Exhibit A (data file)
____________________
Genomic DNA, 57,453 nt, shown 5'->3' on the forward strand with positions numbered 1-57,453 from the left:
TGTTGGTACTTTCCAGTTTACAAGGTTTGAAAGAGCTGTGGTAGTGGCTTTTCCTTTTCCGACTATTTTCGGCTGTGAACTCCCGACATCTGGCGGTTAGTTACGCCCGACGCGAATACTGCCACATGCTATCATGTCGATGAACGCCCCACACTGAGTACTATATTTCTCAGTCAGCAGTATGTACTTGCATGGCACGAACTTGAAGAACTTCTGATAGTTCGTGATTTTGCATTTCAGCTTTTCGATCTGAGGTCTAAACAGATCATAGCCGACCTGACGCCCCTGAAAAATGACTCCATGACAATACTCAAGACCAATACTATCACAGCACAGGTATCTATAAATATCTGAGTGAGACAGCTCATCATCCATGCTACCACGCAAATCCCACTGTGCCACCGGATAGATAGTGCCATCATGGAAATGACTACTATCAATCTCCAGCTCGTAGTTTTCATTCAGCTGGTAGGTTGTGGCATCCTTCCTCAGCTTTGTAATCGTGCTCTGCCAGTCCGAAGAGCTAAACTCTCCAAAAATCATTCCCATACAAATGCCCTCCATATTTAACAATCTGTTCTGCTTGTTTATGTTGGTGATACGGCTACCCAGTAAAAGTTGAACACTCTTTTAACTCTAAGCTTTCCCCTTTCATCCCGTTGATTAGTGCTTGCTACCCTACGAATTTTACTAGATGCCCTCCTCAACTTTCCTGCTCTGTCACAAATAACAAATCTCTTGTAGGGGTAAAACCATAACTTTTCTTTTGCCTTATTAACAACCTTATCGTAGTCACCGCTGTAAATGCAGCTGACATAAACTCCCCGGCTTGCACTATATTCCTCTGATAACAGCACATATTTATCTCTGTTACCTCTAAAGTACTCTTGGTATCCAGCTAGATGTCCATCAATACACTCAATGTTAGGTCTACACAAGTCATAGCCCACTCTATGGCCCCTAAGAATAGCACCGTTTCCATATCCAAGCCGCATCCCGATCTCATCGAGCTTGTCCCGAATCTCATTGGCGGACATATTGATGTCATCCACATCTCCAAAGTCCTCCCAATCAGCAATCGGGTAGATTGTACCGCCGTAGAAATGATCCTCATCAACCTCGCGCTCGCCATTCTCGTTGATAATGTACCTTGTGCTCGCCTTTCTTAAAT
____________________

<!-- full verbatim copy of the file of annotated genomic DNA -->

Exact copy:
Genomic DNA, 57,453 nt, shown 5'->3' on the forward strand with positions numbered 1-57,453 from the left:
TGTTGGTACTTTCCAGTTTACAAGGTTTGAAAGAGCTGTGGTAGTGGCTTTTCCTTTTCCGACTATTTTCGGCTGTGAACTCCCGACATCTGGCGGTTAGTTACGCCCGACGCGAATACTGCCACATGCTATCATGTCGATGAACGCCCCACACTGAGTACTATATTTCTCAGTCAGCAGTATGTACTTGCATGGCACGAACTTGAAGAACTTCTGATAGTTCGTGATTTTGCATTTCAGCTTTTCGATCTGAGGTCTAAACAGATCATAGCCGACCTGACGCCCCTGAAAAATGACTCCATGACAATACTCAAGACCAATACTATCACAGCACAGGTATCTATAAATATCTGAGTGAGACAGCTCATCATCCATGCTACCACGCAAATCCCACTGTGCCACCGGATAGATAGTGCCATCATGGAAATGACTACTATCAATCTCCAGCTCGTAGTTTTCATTCAGCTGGTAGGTTGTGGCATCCTTCCTCAGCTTTGTAATCGTGCTCTGCCAGTCCGAAGAGCTAAACTCTCCAAAAATCATTCCCATACAAATGCCCTCCATATTTAACAATCTGTTCTGCTTGTTTATGTTGGTGATACGGCTACCCAGTAAAAGTTGAACACTCTTTTAACTCTAAGCTTTCCCCTTTCATCCCGTTGATTAGTGCTTGCTACCCTACGAATTTTACTAGATGCCCTCCTCAACTTTCCTGCTCTGTCACAAATAACAAATCTCTTGTAGGGGTAAAACCATAACTTTTCTTTTGCCTTATTAACAACCTTATCGTAGTCACCGCTGTAAATGCAGCTGACATAAACTCCCCGGCTTGCACTATATTCCTCTGATAACAGCACATATTTATCTCTGTTACCTCTAAAGTACTCTTGGTATCCAGCTAGATGTCCATCAATACACTCAATGTTAGGTCTACACAAGTCATAGCCCACTCTATGGCCCCTAAGAATAGCACCGTTTCCATATCCAAGCCGCATCCCGATCTCATCGAGCTTGTCCCGAATCTCATTGGCGGACATATTGATGTCATCCACATCTCCAAAGTCCTCCCAATCAGCAATCGGGTAGATTGTACCGCCGTAGAAATGATCCTCATCAACCTCGCGCTCGCCATTCTCGTTGATAATGTACCTTGTGCTCGCCTTTCTTAAAT